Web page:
Through a recent emergency decree, Peru established that the validity of the remote work modality will be extended until 31st December 2021. The country continues to fight against COVID-19 cases, and it’s been one of the countries with the highest death rate. Despite vaccination rates, the country had 2.3 million cases and approximately 197,000 deaths. Consequently, the government continues to encourage social distancing and the implementation of remote work throughout organizations.
Peru: Remote Work Emergency Decree
In the Emergency Decree No.055-2021, the government highlights that to guarantee safety they continue to establish rules and decrees to help avoid spreading the virus. They will continue ensuring the provision of public services through the remote work modality.
These are some of the main points discussed in the emergency decree:
- Remote work implementation is optional.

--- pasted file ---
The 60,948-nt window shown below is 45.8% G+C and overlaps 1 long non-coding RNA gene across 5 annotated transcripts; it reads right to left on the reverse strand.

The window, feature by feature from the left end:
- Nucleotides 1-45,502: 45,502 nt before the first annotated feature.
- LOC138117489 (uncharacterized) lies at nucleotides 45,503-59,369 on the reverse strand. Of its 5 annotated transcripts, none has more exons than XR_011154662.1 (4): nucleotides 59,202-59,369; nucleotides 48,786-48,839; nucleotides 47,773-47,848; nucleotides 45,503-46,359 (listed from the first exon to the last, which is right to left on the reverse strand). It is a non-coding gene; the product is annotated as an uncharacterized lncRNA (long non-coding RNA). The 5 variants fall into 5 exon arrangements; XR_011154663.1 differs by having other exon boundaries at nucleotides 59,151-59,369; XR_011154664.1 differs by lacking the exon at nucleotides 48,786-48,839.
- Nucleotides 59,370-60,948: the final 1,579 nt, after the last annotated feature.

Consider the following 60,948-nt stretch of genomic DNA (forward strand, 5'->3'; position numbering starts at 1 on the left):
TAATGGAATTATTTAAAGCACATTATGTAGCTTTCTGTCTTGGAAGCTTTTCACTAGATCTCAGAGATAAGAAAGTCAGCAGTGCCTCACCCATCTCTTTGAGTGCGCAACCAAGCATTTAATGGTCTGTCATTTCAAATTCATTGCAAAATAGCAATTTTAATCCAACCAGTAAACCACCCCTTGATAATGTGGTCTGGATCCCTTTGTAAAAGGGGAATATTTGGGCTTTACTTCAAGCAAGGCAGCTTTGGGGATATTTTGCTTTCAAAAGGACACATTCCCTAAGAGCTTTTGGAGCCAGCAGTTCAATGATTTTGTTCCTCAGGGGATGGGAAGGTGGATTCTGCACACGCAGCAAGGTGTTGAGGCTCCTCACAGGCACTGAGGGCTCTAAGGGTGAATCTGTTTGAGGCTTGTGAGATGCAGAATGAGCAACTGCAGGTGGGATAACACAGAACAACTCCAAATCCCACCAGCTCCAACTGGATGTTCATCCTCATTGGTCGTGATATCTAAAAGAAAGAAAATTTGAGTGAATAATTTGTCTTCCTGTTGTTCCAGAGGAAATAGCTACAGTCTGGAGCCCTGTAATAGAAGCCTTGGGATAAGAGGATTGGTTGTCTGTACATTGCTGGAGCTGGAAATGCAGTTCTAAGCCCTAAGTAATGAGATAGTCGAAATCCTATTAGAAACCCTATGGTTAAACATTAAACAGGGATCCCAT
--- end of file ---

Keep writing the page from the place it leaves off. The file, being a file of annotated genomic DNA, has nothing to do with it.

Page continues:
- Employers may extend remote work for those who are under this modality. To do this, employers must send a written communication informing employees about the extension.
- Employers are not required to provide equipment or tools for remote work; these can be procured by the worker without the right to compensation.
- Remote work is mandatory for at-risk personnel who suffer from COVID-19 comorbidity. However, at-risk workers may work in person if they follow the procedure prescribed by the Ministry of Labor.
- Employers must implement remote work on a mandatory basis for pregnant or lactating workers, as well as for workers with disabilities. There is no exception to this guidance.
- Employees need to be briefed on the risks to their safety and health while performing remote work, as well as in the use of new technologies, if necessary, to execute the work remotely.
- All workers, especially those who provide remote work, have the right to digital disconnection. They can disconnect from their computer and other telecommunication devices at the end of their day until the beginning of their next working day.
Despite continuing to encourage social distancing, other countries in Latin America are taking a different approch. In Argentina, for example, employers can ask vaccinated workers to return to the office.